Sunday, August 10, 2014

Sermon for the Ninth Sunday after Pentecost

‘You of little faith, why did you doubt?’

The story of Jesus walking on the water is even more well known than the multiplication of the loaves and fishes.
Many theories have been put up about how he did this: sandbanks, lowtide, stepping stones.
And like when we discussed the loaves and fishes, the how doesn’t matter. It really is of no interest.

Even the fact that Jesus is walking on water isn’t the main point of this story.
It is the central figure, the cause of the story, but it is what happens around it that is the story.

After feeding the multitudes, Jesus sends the disciples off in their boat to the other side of the lake.
He goes up to the mountain to pray, if you remember , this was his original intention before the crowds came to him, and he felt compassion for them and fed them.

Jesus stays up the mountain all night, praying.

But while he is up there, the disciples in the boat are in trouble.
The wind has turned against them, they are far from land.
The boat is being battered by waves.

The word that we have, battered, in the original Greek is a bit stronger.
It is closer to 'tortured.'

IT may help us to remember that when Matthew was writing his gospel, the church was suffering severe persecution. This word would have wrung very true for those earliest Christians.

They would have seen the boat as the church, themselves as the disciples.
The waves torturing them as the persecutions they faced.

Our brothers and sisters in Iraq are facing persecution, torture and death today.
Churches that are over 1500 years old have been bombed.
In the past week there have been reports of mass crucifixions for those who will not denounce the faith. There are reports from priests of children they have baptised being cut in half.

It is a horrific situation. And the world sits by and watches.

We can feel helpless and hopeless. Unable to do anything.
We can do something.
We can pray.

We can be thankful that we live in a country where we are free to practice our religion freely.
Our boat isn’t tortured by waves of persecution.

We face different issues.
Indifference.  Apathy.  Complacency.

Our boat sits lonely on the water, with hardly anyone noticing it,
and those who do notice it only bother when it suits them.

Meanwhile, our brothers and sisters in Iraq are being beheaded for daring to profess the name Jesus Christ.

Indifference and apathy have a different effect.
One day there will simply be no one here who cares and there will be no church.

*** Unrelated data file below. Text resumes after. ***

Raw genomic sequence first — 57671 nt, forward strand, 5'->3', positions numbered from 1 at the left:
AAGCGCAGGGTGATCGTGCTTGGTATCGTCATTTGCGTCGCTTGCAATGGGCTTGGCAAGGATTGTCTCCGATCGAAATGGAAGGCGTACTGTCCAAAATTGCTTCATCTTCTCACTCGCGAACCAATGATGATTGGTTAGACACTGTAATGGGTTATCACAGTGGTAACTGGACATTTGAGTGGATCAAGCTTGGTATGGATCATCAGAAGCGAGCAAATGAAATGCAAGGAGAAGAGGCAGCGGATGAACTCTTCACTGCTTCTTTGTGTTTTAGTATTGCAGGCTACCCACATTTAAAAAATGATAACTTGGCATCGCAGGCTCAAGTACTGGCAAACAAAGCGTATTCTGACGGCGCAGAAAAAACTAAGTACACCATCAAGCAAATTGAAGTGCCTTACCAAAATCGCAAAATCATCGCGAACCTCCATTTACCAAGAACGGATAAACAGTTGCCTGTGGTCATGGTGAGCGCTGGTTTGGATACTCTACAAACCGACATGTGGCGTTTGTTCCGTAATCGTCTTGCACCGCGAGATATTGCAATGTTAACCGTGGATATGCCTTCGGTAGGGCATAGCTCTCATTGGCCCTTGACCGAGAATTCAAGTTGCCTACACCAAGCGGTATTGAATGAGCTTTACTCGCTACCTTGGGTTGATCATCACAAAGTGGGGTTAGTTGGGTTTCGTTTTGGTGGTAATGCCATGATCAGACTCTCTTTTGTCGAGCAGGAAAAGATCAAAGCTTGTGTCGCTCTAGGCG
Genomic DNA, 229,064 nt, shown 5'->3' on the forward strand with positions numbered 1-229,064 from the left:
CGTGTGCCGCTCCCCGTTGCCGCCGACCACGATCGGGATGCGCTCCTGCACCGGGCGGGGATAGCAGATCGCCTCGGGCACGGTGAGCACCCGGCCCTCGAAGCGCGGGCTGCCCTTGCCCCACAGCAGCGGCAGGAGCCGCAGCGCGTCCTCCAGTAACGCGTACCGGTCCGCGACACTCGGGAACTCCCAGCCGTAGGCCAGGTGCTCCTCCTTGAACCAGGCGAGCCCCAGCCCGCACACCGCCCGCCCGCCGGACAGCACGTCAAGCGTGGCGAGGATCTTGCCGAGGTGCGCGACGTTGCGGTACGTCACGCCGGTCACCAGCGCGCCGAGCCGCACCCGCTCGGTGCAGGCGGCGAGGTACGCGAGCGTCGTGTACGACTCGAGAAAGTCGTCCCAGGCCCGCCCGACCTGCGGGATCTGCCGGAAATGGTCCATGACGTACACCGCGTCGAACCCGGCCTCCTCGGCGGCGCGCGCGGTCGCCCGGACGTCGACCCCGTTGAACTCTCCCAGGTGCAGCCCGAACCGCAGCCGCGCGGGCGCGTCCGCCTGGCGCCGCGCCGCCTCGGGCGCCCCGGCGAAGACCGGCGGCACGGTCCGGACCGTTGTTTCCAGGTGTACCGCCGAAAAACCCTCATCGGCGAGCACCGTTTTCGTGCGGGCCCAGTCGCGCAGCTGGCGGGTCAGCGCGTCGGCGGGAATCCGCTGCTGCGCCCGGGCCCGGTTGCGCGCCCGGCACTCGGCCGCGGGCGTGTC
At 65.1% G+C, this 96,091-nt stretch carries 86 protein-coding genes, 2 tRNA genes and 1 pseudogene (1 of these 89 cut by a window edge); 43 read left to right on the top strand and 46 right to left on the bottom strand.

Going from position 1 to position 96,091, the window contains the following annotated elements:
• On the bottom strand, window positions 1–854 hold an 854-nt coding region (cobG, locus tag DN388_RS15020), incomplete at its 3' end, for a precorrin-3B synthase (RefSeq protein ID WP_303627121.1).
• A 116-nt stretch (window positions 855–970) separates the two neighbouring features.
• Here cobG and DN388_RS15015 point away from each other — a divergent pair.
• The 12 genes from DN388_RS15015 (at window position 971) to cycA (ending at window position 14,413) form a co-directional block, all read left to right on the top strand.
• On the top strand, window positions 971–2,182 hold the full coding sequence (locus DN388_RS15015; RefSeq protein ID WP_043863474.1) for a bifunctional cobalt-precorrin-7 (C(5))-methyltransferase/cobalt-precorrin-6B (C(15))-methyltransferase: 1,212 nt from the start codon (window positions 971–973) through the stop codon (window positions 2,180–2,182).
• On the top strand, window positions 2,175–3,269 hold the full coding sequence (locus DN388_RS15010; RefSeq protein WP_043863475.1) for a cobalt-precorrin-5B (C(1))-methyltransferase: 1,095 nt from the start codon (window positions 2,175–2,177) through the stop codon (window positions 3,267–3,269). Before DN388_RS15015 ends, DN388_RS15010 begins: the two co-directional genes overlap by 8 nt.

For those in Iraq, they face the prospect of the church being wiped out where they live.
We face the idea of our church slowly sliding into irrelevance.
It is up to us to stand up for our brothers and sisters in Iraq.
It is up to us to stand up for our own church.

In the boat it can feel like we are alone, that what we think, feel, believe means nothing to anyone else.

The winds that batter our lives can make what we believe disappear for a while.
It can all seem so futile and it feels like Jesus is miles away.

When I read this story, I put myself in the place of Peter.
So while it is useful to think of the boat as the church, it is Peter’s actions that express our actions.

Peter sees Jesus on the water. He has been in the boat, he is frightened.

Jesus spoke to them and said,
‘Take heart, it is I; do not be afraid.’

Peter answered him, ‘Lord, if it is you, command me to come to you on the water.’
He said, ‘Come.’

In the midst of the storm, Peter sees Jesus.
In the midst of all the rubbish we face in our lives, when it feels Jesus is not around, something happens to remind us of Jesus presence.
He is there in front of us. Do not be afraid.

Peter steps out of the boat and begins to walk toward Jesus, doing the seemingly impossible.
But he notices the strong wind, and his fear returns.

The presence of Christ in our lives is not like an on off switch.
It is not like we turn it on, and we never have to worry about it again.
And it’s not like Christ ever goes away.
It is more like life gets in the way.
Bills, arguments, bureaucracy, families...
all these things can feel like the waves, we can feel like we are sinking in them.
In those times we can forget Jesus with us.

Peter sinks and cries out ‘Lord, save me!’
Jesus immediately reached out his hand and caught him, saying to him,
‘You of little faith, why did you doubt?’

When things get so bad, we call out to Jesus.
He reaches out his hand.
‘Why did you doubt?’

Jesus reminds us of his presence in our lives.
His presence can’t be turned on and off, but our awareness can and often is.
Like Peter, we becomes fearful of what the world sometimes throws at us, and we start to sink.
But it is not as if Jesus is not there.
It’s not that he reaches out his hand to us, rather it is we notice his hand is reaching out toward us.

Why did you doubt?

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